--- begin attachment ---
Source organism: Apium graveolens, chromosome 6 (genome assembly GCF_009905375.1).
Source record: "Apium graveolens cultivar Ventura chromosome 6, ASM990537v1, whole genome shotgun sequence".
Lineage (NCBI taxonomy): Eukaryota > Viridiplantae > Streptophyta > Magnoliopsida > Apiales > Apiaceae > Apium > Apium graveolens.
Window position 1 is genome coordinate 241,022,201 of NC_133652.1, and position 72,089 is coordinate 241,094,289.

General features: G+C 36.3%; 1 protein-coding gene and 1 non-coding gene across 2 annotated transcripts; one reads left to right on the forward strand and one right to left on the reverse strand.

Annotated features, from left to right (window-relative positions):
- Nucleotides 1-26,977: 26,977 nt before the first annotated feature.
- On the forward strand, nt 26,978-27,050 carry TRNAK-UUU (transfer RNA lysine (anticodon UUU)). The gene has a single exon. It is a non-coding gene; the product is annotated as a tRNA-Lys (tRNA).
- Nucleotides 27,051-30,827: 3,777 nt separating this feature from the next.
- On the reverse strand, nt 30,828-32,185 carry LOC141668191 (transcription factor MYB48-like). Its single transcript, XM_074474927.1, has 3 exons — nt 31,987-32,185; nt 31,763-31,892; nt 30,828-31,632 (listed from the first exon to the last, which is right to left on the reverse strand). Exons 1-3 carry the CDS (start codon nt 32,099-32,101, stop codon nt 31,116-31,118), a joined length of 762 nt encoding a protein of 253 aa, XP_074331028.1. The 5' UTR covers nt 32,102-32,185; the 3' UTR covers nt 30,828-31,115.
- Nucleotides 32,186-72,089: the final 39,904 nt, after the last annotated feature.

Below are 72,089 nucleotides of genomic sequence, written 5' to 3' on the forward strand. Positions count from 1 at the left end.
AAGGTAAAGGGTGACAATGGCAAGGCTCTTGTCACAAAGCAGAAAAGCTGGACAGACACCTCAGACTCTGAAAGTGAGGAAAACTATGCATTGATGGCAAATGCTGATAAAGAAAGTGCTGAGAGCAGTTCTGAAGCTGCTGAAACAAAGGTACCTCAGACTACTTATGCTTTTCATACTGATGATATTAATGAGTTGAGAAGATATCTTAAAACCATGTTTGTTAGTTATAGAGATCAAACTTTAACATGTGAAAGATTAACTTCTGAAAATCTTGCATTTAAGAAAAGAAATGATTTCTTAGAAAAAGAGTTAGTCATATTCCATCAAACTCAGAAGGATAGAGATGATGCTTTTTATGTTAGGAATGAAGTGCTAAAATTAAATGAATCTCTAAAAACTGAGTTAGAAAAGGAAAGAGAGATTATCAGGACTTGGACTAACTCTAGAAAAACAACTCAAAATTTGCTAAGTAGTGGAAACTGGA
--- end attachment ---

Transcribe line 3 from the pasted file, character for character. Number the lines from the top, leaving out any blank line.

Lineage (NCBI taxonomy): Eukaryota > Viridiplantae > Streptophyta > Magnoliopsida > Apiales > Apiaceae > Apium > Apium graveolens.